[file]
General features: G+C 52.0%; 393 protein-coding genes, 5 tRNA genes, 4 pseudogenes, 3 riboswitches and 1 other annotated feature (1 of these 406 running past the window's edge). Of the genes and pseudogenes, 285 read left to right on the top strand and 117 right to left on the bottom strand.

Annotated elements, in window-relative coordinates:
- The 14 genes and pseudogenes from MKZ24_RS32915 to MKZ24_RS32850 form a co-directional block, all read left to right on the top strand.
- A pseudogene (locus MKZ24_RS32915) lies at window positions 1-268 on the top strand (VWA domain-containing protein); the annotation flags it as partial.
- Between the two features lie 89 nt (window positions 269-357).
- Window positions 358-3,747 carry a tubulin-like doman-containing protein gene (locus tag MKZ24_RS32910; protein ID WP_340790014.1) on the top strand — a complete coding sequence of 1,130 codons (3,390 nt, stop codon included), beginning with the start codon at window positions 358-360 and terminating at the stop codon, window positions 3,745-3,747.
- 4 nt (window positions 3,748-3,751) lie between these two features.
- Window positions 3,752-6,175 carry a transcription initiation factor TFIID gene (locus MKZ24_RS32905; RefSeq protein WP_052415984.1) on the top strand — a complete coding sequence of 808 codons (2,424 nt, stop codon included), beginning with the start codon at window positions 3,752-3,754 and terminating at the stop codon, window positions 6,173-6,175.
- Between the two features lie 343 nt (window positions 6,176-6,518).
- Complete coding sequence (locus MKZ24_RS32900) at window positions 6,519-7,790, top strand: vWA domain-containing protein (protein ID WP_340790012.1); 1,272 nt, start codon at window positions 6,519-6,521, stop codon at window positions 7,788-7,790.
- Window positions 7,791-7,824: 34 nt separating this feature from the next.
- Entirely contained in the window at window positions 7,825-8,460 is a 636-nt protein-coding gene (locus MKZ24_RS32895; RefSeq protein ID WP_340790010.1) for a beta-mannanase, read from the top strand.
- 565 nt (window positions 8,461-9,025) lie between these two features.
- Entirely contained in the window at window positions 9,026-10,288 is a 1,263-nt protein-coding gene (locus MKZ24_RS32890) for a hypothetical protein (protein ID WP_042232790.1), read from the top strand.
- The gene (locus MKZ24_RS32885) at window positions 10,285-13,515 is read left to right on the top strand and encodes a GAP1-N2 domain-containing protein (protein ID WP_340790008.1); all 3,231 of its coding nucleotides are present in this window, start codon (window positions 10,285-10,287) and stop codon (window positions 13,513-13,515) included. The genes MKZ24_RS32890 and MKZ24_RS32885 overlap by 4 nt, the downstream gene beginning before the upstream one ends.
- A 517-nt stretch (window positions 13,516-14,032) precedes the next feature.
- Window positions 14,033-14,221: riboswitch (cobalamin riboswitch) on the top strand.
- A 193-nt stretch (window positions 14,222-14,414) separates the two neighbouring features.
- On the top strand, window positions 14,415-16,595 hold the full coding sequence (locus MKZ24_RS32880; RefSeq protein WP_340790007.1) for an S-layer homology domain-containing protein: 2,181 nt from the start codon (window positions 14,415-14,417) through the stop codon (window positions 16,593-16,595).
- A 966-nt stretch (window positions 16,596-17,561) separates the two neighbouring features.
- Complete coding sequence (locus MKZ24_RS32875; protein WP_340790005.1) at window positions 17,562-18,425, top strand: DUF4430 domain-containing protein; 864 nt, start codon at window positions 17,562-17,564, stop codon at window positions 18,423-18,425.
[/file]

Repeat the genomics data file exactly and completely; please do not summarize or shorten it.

General features: G+C 52.0%; 393 protein-coding genes, 5 tRNA genes, 4 pseudogenes, 3 riboswitches and 1 other annotated feature (1 of these 406 running past the window's edge). Of the genes and pseudogenes, 285 read left to right on the top strand and 117 right to left on the bottom strand.

Annotated elements, in window-relative coordinates:
- The 14 genes and pseudogenes from MKZ24_RS32915 to MKZ24_RS32850 form a co-directional block, all read left to right on the top strand.
- A pseudogene (locus MKZ24_RS32915) lies at window positions 1-268 on the top strand (VWA domain-containing protein); the annotation flags it as partial.
- Between the two features lie 89 nt (window positions 269-357).
- Window positions 358-3,747 carry a tubulin-like doman-containing protein gene (locus tag MKZ24_RS32910; protein ID WP_340790014.1) on the top strand — a complete coding sequence of 1,130 codons (3,390 nt, stop codon included), beginning with the start codon at window positions 358-360 and terminating at the stop codon, window positions 3,745-3,747.
- 4 nt (window positions 3,748-3,751) lie between these two features.
- Window positions 3,752-6,175 carry a transcription initiation factor TFIID gene (locus MKZ24_RS32905; RefSeq protein WP_052415984.1) on the top strand — a complete coding sequence of 808 codons (2,424 nt, stop codon included), beginning with the start codon at window positions 3,752-3,754 and terminating at the stop codon, window positions 6,173-6,175.
- Between the two features lie 343 nt (window positions 6,176-6,518).
- Complete coding sequence (locus MKZ24_RS32900) at window positions 6,519-7,790, top strand: vWA domain-containing protein (protein ID WP_340790012.1); 1,272 nt, start codon at window positions 6,519-6,521, stop codon at window positions 7,788-7,790.
- Window positions 7,791-7,824: 34 nt separating this feature from the next.
- Entirely contained in the window at window positions 7,825-8,460 is a 636-nt protein-coding gene (locus MKZ24_RS32895; RefSeq protein ID WP_340790010.1) for a beta-mannanase, read from the top strand.
- 565 nt (window positions 8,461-9,025) lie between these two features.
- Entirely contained in the window at window positions 9,026-10,288 is a 1,263-nt protein-coding gene (locus MKZ24_RS32890) for a hypothetical protein (protein ID WP_042232790.1), read from the top strand.
- The gene (locus MKZ24_RS32885) at window positions 10,285-13,515 is read left to right on the top strand and encodes a GAP1-N2 domain-containing protein (protein ID WP_340790008.1); all 3,231 of its coding nucleotides are present in this window, start codon (window positions 10,285-10,287) and stop codon (window positions 13,513-13,515) included. The genes MKZ24_RS32890 and MKZ24_RS32885 overlap by 4 nt, the downstream gene beginning before the upstream one ends.
- A 517-nt stretch (window positions 13,516-14,032) precedes the next feature.
- Window positions 14,033-14,221: riboswitch (cobalamin riboswitch) on the top strand.
- A 193-nt stretch (window positions 14,222-14,414) separates the two neighbouring features.
- On the top strand, window positions 14,415-16,595 hold the full coding sequence (locus MKZ24_RS32880; RefSeq protein WP_340790007.1) for an S-layer homology domain-containing protein: 2,181 nt from the start codon (window positions 14,415-14,417) through the stop codon (window positions 16,593-16,595).
- A 966-nt stretch (window positions 16,596-17,561) separates the two neighbouring features.
- Complete coding sequence (locus MKZ24_RS32875; protein WP_340790005.1) at window positions 17,562-18,425, top strand: DUF4430 domain-containing protein; 864 nt, start codon at window positions 17,562-17,564, stop codon at window positions 18,423-18,425.